We all know what the new business environment means: You Are Expendable.
Given that, every American should be looking hard at where their future opportunities lie. IT and security people, and software developers, should be looking toward the opportunities the changes in the business landscape bring. One of the dead-certain growth areas is electronic medical records (EMR), also known as electronic health records (EHR). This was already a hot area before the federal stimulus package, but now it’s set to explode.
Do your homework: take a look at the Wikipedia entry for the American Recovery and Reinvestment Act (ARRA) http://en.wikipedia.org/wiki/American_Recovery_and_Reinvestment_Act_of_2009
And go to the Government Printing Office site and download a PDF of the text of the act at http://www.gpo.gov/fdsys/pkg/PLAW-111publ5/content-detail.html.
Executive summary: there is substantial federal money available as 10-to-1 matching funds. Now that’s interesting. But wait; there’s more.
Peruse this Department of Health and Human Services document: http://edocket.access.gpo.gov/2010/E9-31217.htm. It’s tremendously verbose, packed with legalese and terrifically long, but then comes the meat: incentive payments.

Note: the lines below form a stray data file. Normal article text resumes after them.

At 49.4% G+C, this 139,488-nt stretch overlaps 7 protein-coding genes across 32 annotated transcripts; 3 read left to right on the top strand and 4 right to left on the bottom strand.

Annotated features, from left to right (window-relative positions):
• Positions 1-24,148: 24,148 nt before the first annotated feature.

There’s a graduated scale of payments over five years, starting at $15,000 the first year and then reducing, which gives every qualified provider up to $41,000 for an EMR implementation. That’s a lot of money for private practices, my friends.
Now, there are significant challenges in all of this. First is getting involved with this business: there are some very big gorillas in this cage, for one thing. Everyone from Microsoft to McKesson (http://www.mckesson.com/en_us/McKesson.com/) wants in on this.
But small practices are just annoying to these big guys, and that’s where IT consultants and other people involved with EMR implementations are going to have a heyday. There are hundreds of thousands of small practices across the US that are going to have to get on this train. And what do they want? Millions of features? Whiz-bang user interfaces?
Heck no. They want competent, intelligent people who know IT, security, networking, and hopefully a little bit about the medical environment. Above everything else, they want someone they can trust, someone responsive to their needs and their emergencies, someone who can help guide them through choosing a system, implementing it, maintaining it, and getting paid by the Feds for doing it.
That’s where I come in. And where you can too, if you have the inclination. Drop me a line if you have experience in this business, are interested in getting into it, or are a physician or practice looking for an EMR consultant.